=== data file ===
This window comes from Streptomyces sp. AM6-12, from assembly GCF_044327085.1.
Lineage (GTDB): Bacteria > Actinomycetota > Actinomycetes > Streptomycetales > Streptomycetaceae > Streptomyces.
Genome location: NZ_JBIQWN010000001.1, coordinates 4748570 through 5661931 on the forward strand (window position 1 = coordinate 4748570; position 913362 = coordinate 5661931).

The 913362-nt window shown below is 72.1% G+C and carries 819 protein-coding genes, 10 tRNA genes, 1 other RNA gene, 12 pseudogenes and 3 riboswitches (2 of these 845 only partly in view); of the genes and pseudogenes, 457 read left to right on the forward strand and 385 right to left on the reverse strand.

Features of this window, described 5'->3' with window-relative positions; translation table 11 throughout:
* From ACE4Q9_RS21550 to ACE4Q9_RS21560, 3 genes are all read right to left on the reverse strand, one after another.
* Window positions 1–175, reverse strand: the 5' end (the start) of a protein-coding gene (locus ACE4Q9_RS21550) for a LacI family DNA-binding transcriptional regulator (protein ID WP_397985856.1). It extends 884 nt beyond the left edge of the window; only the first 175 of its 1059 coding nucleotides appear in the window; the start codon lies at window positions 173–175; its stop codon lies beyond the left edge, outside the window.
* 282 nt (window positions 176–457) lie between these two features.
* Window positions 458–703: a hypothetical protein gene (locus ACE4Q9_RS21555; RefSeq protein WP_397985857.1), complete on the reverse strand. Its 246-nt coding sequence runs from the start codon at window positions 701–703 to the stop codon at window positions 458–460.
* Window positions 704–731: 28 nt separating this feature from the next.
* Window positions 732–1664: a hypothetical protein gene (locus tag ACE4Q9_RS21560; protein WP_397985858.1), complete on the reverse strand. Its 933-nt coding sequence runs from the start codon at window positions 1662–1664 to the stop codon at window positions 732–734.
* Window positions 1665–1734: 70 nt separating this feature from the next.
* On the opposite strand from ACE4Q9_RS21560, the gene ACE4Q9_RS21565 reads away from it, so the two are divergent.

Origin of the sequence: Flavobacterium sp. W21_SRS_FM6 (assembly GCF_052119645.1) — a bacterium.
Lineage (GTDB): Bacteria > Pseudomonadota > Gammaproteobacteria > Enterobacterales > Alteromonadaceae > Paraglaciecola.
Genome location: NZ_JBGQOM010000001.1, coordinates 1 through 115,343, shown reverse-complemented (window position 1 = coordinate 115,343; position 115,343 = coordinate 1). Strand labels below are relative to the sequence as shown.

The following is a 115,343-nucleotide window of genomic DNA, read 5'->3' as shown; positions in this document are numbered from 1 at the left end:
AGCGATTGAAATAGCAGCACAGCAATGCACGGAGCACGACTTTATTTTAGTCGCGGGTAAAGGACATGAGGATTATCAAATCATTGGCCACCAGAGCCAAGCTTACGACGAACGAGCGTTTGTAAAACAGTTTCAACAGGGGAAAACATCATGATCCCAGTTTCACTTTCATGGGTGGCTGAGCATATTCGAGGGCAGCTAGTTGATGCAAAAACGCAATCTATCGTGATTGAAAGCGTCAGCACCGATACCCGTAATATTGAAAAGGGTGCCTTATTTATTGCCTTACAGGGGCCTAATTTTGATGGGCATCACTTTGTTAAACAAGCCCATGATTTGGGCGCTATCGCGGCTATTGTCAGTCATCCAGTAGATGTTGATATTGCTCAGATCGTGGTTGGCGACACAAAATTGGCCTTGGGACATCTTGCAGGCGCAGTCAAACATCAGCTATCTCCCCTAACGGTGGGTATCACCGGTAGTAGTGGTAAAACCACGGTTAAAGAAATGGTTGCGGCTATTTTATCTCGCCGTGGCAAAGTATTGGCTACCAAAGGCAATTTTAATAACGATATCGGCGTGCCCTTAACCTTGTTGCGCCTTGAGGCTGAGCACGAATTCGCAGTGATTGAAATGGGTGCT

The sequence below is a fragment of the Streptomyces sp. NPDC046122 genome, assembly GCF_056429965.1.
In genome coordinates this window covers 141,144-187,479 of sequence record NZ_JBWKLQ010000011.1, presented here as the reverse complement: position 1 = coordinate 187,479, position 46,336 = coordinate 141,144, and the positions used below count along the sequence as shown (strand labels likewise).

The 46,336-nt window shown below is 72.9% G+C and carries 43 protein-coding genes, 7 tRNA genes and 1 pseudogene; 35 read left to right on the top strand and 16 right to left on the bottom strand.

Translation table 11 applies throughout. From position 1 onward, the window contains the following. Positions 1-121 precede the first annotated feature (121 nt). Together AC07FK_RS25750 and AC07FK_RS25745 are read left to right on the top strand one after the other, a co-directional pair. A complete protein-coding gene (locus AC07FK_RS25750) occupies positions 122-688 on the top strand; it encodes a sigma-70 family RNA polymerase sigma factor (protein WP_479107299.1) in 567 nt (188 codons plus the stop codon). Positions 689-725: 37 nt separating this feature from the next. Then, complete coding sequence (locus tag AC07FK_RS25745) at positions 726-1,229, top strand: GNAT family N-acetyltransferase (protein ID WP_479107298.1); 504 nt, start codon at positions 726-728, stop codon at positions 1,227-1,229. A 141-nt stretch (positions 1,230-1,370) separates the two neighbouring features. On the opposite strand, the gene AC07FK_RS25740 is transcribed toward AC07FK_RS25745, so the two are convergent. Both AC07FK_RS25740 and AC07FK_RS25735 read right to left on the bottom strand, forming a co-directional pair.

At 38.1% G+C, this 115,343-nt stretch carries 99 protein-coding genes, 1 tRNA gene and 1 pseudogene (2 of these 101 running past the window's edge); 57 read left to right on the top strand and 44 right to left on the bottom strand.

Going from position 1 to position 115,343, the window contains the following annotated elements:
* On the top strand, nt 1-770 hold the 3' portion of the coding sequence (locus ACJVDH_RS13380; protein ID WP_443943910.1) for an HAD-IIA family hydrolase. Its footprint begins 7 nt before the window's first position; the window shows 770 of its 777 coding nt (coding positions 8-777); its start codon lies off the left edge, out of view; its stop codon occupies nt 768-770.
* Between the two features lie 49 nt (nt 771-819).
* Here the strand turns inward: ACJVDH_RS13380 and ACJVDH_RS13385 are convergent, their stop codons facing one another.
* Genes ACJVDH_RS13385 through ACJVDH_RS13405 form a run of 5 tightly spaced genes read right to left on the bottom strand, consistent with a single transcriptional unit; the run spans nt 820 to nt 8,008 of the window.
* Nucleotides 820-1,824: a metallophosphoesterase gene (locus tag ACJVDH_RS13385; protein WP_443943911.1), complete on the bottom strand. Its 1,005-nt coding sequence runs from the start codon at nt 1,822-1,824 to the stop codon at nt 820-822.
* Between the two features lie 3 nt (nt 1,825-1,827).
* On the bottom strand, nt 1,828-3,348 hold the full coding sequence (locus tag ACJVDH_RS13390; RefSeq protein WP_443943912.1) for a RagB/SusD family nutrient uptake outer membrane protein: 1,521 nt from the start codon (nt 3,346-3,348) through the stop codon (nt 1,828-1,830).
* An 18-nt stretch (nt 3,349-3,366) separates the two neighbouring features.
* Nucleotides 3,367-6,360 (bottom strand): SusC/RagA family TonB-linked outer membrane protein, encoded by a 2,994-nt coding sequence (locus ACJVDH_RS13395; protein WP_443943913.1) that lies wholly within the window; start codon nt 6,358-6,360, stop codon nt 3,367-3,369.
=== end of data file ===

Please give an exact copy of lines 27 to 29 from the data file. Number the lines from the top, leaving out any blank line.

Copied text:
* Here the strand turns inward: ACJVDH_RS13380 and ACJVDH_RS13385 are convergent, their stop codons facing one another.
* Genes ACJVDH_RS13385 through ACJVDH_RS13405 form a run of 5 tightly spaced genes read right to left on the bottom strand, consistent with a single transcriptional unit; the run spans nt 820 to nt 8,008 of the window.
* Nucleotides 820-1,824: a metallophosphoesterase gene (locus tag ACJVDH_RS13385; protein WP_443943911.1), complete on the bottom strand. Its 1,005-nt coding sequence runs from the start codon at nt 1,822-1,824 to the stop codon at nt 820-822.